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Q&A with NBC Sports Premier League studio analyst Robbie Mustoe

Though he has lived in the United States for some time now, until recently Robbie Mustoe was better known in the rest of the world than he was here.

Q&A with NBC Sports Premier League studio analyst Robbie Mustoe

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(Photo courtesy of NBC Sports)
(Photo courtesy of NBC Sports)

STAMFORD, Conn. - Though he has lived in the United States for some time now, until recently Robbie Mustoe was better known in the rest of the world than he was here.

The former Middlesbrough, Charlton Athletic and Sheffield Wednesday midfielder worked for ESPN's international channel from 2008 until this summer, when he joined NBC's Premier League studio team. Soccer fans around the world got to know him as a game analyst and pundit on Press Pass, ESPN International's top soccer studio show.

Press Pass launched in 2002, but didn't make it on to American televisions until last year. Prior to that, you would only have seen Mustoe infrequently. He did color analysis for European Championship and World Cup games, and some studio work on Premier League broadcasts. There wasn't too much else.

On Saturday, Mustoe was front and center on NBC. It did not take long for him to win acclaim for his smart, understated commentary style.

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Mustoe talked with a few reporters after NBC's first day of Premier League coverage wrapped up. Here's a transcript of the conversation.

Talk about the move to NBC after spending a long time at ESPN International, where American soccer fans didn't know that much about your work. How does it feel to be in this kind of spotlight now?

It's great. I appreciate what ESPN gave me at the start, an opportunity in broadcasting with commentary and Press Pass. I felt like I was on a journey at that point. We covered a lot of European leagues, which was great for my knowledge base. There was Spain, Italy, the Europa League, the Champions League. That all held me in good stead.

Getting the phone call from NBC to do this was fantastic. This is what I watched as a kid, what I played in, what I have analyzed for the last five years with ESPN. It's a great match, and hopefully I can do it justice.

What do you make of the scale of NBC's production? There are so many broadcasts, and you've got quite an ornate studio to work in.

It feels special. I think - and this is no detriment to ESPN, or soccer within that - it felt inconsequential. Here, of course, NBC has paid so much money for it. They're so focused on doing a good job for it, from the studio to the preparation, the back room staff, everyone that's been hired. It's just been incredibly impressive.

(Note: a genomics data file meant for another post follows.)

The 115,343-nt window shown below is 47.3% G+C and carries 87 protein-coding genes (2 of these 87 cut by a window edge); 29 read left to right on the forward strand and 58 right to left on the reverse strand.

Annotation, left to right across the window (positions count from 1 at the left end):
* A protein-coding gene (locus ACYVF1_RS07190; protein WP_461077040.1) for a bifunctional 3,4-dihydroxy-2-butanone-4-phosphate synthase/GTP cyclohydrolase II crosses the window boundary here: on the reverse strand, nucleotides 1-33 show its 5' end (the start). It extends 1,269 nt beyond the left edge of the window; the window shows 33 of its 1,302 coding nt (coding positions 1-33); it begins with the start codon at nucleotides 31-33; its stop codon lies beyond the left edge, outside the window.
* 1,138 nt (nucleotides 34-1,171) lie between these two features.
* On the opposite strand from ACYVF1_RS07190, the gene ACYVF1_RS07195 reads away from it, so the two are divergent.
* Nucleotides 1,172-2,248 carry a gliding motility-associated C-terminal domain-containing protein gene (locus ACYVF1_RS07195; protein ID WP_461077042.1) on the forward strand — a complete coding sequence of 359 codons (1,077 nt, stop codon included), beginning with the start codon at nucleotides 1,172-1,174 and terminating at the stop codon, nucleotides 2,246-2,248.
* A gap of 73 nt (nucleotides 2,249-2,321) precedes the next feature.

We feel relevant. It's great to see the resources, the attention to detail, the ads, the promos. I'm not used to seeing that with something I'm about to do.

NBC has a chance not only to present the Premier League, but to bring the sport of soccer as a whole to Americans in a way that has not been done before. You could become the culmination of soccer becoming truly relevant in this country. Does being advocates for the sport in general mean anything to you?

Of course it does. It's in our blood. We'd love to try and explain what it means, and Robbie [Earle] and I have tried to explain what it feels like to be at Old Trafford. Or what it feels like to get an injury in a big game. Hopefully we can bring that in.

On my street where I live, there's probably 30 to 40 houses. Maybe one or two might be interested in our sport. If I walk down the street and somebody says, "Oh, soccer! That was good," then that will be great.

And not just the Premier League. I'm very sensitive to MLS growing, and it is growing. I'm a big believer that it is going to be big in the not-too-distant future. If I can help towards that, and provide some insight to make it a bit more - not just entertaining, but also to get the public to see the nuances that we get excited about. That doesn't necessarily mean a goal. That would be our goal, I guess.

Was the transition from ESPN to NBC made easier for you by the fact that you were already living in this part of the country?

It was easy, because from where I live just outside Boston to Bristol was two hours. This is a little bit further. When I heard NBC had won the rights, I said, "Ooh, I heard they're in Stamford. That's drive-able."

Of course I totally respect where I came from at ESPN. The guys there groomed me, and I'm very grateful for that. But this opportunity is just phenomenal. I think we all knew what the company was going to put in, and this has lived up to it.

One of the things that you got a lot of praise for on the broadcast was going quiet during "You'll Never Walk Alone" before Liverpool-Stoke kicked off. People on TV are paid to talk, so what was it like to have that much silence while on air?

That moment is a particularly sacred, special moment. I've been there at Anfield and experienced it. I've walked down those steps and under the "This is Anfield" sign, and it was special.

I think all the broadcasters here know that's pretty special. It was suggested that we lay out, and it made total sense. It's a credit to the back room people here and the producer, Pierre Moossa, that they nudge us through those crucial moments and say "Let it breathe."

We've got all day to say our bits and try and educate, and be insightful and intelligent about it. But those moments - of course they're fantastic.

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